nature of quo warranto “may be brought by the attorney-general, in the name of the people
of this state, upon his own information, or upon the complaint of a private party, against any
person who usurps, intrudes into, or unlawfully holds or exercises any public office. . . .”
Quo warranto is the exclusive remedy in cases where it is available. (See Nicolopulos v. City
of Lawndale (2001) 91 Cal.App.4th 1221, 1225; Cooper v. Leslie Salt Co. (1969) 70 Cal.2d
627, 633.)

We employ a two-part test in determining whether to grant leave to sue. First,


is there a substantial question of fact or law requiring judicial resolution? If so, would the
overall public interest be served by allowing a quo warranto action to be filed? (See 86
Ops.Cal.Atty.Gen. 194, 195 (2003); 85 Ops.Cal.Atty.Gen. 101, 102 (2002); 83
Ops.Cal.Atty.Gen. 181, 182 (2000); 81 Ops.Cal.Atty.Gen. 98, 101 (1998).)

The Community Services District Law (Gov. Code, §§ 61000-61144)5


provides for the establishment of community services districts, entities that “possess many
of the rights, and perform many of the functions, normally regarded as municipal in nature.”
(73 Ops.Cal.Atty.Gen. 183, 185 (1990); see 67 Ops.Cal.Atty.Gen. 145, 148 (1984).) When

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With regard to voting, Defendant has submitted a voter registration form, signed on April 29, 2005,
listing the Slice Court property as his residence address; a letter, dated October 5, 2005, from the San Diego
County Registrar of Voters confirming that he was registered to vote in the county; and a photocopy of a
voting stub from the November 8, 2005, special statewide election. Defendant has also presented a vehicle
registration form, dated October 11, 2005, showing Defendant as the registered owner of a 1993 Jeep and
listing the Slice Court property as his address; a photocopy of his driver’s license and change of address form,
indicating that, at some unspecified time, he changed his address from a location in Valley Center to the Slice
Court property; and a photocopy of an envelope mailed to the post office box assigned to the Slice Court
property.
5
All further references to the Government Code are by section number only.

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Defendant was appointed to the office of District director,6 former section 61200 provided
in relevant part: “Each district shall have a board of . . . directors . . . all of whom shall be
registered electors residing within the boundaries of the proposed district . . . .” (See Stats.
1957, ch. 931, § 1.) When section 61200 was repealed in 2005 (Stats. 2005, ch. 249, § 2),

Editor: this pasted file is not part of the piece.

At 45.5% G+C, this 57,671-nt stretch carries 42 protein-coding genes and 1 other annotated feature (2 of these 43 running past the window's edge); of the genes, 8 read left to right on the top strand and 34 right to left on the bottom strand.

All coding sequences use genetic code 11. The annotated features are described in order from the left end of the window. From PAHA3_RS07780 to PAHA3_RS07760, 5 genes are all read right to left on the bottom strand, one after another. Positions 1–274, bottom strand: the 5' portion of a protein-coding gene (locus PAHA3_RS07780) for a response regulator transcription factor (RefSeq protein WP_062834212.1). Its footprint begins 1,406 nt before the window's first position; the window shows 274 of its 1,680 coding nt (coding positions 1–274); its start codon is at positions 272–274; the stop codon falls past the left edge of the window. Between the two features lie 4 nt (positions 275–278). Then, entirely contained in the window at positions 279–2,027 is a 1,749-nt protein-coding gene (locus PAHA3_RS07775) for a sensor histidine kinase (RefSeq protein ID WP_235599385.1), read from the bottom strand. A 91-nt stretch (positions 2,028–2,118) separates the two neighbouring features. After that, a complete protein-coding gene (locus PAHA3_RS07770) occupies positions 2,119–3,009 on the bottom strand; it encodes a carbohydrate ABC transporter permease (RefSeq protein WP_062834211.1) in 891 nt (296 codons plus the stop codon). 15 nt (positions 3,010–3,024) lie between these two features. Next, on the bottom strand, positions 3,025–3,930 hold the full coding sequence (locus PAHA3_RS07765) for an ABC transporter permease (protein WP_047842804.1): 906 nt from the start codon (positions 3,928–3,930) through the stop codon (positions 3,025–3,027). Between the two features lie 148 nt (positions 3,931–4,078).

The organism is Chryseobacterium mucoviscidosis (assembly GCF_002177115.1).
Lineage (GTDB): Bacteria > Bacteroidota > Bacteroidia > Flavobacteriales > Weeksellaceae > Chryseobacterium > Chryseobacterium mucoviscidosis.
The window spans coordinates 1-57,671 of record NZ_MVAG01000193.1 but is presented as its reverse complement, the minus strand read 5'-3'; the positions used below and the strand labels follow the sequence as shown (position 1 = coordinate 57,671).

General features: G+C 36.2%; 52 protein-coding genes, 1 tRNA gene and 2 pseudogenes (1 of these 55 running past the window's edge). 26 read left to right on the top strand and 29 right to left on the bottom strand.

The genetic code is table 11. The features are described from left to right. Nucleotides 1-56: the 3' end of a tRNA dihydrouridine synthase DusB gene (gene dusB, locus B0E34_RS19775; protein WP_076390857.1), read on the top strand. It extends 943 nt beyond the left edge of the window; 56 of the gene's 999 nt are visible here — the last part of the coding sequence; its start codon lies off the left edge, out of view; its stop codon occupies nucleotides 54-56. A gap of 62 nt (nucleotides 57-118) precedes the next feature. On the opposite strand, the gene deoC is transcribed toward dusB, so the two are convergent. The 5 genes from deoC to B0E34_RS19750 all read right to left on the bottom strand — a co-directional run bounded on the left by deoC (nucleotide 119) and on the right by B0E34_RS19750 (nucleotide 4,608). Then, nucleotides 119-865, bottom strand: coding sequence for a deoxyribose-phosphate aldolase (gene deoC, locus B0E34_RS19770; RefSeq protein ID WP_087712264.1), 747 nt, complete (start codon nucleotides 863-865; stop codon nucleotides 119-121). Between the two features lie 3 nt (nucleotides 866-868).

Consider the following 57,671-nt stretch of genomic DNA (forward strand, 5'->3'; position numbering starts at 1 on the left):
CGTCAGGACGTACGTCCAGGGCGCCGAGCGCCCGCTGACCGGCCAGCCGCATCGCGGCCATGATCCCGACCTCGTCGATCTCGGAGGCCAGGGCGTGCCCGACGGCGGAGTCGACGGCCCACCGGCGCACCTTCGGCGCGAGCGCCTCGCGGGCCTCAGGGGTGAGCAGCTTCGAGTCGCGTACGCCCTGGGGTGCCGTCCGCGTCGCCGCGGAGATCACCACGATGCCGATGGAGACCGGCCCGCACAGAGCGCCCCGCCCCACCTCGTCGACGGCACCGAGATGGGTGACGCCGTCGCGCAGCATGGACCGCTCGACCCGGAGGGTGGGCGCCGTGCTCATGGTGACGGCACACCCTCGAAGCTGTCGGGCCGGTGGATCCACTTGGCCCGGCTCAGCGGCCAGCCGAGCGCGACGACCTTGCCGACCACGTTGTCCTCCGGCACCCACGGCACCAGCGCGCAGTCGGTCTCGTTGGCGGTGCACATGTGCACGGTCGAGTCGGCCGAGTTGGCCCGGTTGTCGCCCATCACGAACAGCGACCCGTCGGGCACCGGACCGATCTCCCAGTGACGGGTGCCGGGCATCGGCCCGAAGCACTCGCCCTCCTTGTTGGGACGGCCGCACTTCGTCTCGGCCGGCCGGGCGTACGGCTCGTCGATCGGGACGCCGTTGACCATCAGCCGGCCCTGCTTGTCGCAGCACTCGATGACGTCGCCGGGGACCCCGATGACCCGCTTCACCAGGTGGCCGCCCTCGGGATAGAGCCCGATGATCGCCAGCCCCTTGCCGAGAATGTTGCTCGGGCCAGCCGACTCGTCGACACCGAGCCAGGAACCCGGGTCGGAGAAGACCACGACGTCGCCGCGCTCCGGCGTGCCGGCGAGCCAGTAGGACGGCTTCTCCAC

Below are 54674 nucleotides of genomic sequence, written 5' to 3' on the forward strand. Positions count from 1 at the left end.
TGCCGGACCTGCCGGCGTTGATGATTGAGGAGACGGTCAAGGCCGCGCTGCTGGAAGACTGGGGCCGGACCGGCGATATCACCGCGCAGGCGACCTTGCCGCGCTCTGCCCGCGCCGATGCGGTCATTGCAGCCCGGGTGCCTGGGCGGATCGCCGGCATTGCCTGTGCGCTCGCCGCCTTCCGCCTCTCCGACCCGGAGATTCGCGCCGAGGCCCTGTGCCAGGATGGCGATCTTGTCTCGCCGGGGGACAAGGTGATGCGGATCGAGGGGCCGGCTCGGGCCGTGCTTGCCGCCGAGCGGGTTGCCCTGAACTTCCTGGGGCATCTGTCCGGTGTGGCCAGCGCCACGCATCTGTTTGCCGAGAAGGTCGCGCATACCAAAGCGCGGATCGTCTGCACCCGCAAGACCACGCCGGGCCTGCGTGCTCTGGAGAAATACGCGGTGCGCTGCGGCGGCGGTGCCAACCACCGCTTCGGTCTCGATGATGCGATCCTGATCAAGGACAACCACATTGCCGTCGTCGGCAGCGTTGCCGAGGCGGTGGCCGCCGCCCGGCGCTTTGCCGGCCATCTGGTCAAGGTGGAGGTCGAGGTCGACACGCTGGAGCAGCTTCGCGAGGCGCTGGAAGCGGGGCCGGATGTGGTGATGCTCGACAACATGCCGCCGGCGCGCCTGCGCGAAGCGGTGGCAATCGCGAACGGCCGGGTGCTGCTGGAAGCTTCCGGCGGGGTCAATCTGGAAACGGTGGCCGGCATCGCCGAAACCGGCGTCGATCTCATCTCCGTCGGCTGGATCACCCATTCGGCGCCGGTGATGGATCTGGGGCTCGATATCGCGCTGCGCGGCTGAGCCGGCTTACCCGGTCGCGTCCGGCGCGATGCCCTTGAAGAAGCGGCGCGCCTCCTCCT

it was replaced by section 61040 (Stats. 2005, ch. 249, § 3), subdivision (b) of which now
provides in relevant part: “No person shall be a candidate for the board of directors unless
he or she is a voter of the district . . . .”

Both the Community Services District Law and the Elections Code define a
“voter” as an elector who is registered under the Elections Code. (§ 61002, subd. (l); Elec.
Code, § 359.) In turn, an “elector” is defined as “any person who is a United States citizen
18 years of age or older and a resident of an election precinct at least 15 days prior to an
election.” (Elec. Code, § 321; see also Neilson v. City of California City (2005) 133
Cal.App.4th 1296, 1312-1313 [a “qualified elector” of a particular district is a properly
registered voter of that district].) A voter lists his or her “residence” on the affidavit of
registration. (Elec. Code, § 2150, subd. (a)(3).) Since an elector must reside in the particular
precinct or district where he or she is registered to vote, we believe that a substantial
question of law is presented whether Defendant is eligible to be a “voter of the district” (§
61040, subd. (b)) inasmuch as he acknowledges residing outside the District’s boundaries.

In this regard, section 244 provides:

“In determining the place of residence the following rules shall be


observed:

“(a) It is the place where one remains when not called elsewhere for
labor or other special or temporary purpose, and to which he or she returns in
seasons of repose.

“(b) There can only be one residence.

“(c) A residence cannot be lost until another one is gained.

“.......................................................